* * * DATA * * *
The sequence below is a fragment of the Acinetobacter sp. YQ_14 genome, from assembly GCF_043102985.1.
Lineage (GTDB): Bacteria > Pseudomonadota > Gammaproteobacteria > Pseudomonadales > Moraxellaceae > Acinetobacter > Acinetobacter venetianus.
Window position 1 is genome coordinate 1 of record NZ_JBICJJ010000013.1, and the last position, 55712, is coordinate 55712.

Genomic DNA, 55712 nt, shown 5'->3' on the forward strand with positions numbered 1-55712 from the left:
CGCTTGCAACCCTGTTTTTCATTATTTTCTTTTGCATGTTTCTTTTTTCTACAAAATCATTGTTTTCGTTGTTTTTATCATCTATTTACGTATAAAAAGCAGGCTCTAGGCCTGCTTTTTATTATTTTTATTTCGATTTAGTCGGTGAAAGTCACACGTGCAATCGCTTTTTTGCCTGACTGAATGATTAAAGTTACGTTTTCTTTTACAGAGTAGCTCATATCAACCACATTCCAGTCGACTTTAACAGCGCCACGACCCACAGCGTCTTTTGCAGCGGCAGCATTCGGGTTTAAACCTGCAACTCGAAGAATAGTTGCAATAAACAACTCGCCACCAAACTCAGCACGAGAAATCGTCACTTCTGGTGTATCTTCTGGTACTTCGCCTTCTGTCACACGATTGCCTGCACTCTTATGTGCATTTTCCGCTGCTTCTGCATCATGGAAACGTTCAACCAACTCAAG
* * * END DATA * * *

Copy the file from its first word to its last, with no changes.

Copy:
The sequence below is a fragment of the Acinetobacter sp. YQ_14 genome, from assembly GCF_043102985.1.
Lineage (GTDB): Bacteria > Pseudomonadota > Gammaproteobacteria > Pseudomonadales > Moraxellaceae > Acinetobacter > Acinetobacter venetianus.
Window position 1 is genome coordinate 1 of record NZ_JBICJJ010000013.1, and the last position, 55712, is coordinate 55712.

Genomic DNA, 55712 nt, shown 5'->3' on the forward strand with positions numbered 1-55712 from the left:
CGCTTGCAACCCTGTTTTTCATTATTTTCTTTTGCATGTTTCTTTTTTCTACAAAATCATTGTTTTCGTTGTTTTTATCATCTATTTACGTATAAAAAGCAGGCTCTAGGCCTGCTTTTTATTATTTTTATTTCGATTTAGTCGGTGAAAGTCACACGTGCAATCGCTTTTTTGCCTGACTGAATGATTAAAGTTACGTTTTCTTTTACAGAGTAGCTCATATCAACCACATTCCAGTCGACTTTAACAGCGCCACGACCCACAGCGTCTTTTGCAGCGGCAGCATTCGGGTTTAAACCTGCAACTCGAAGAATAGTTGCAATAAACAACTCGCCACCAAACTCAGCACGAGAAATCGTCACTTCTGGTGTATCTTCTGGTACTTCGCCTTCTGTCACACGATTGCCTGCACTCTTATGTGCATTTTCCGCTGCTTCTGCATCATGGAAACGTTCAACCAACTCAAG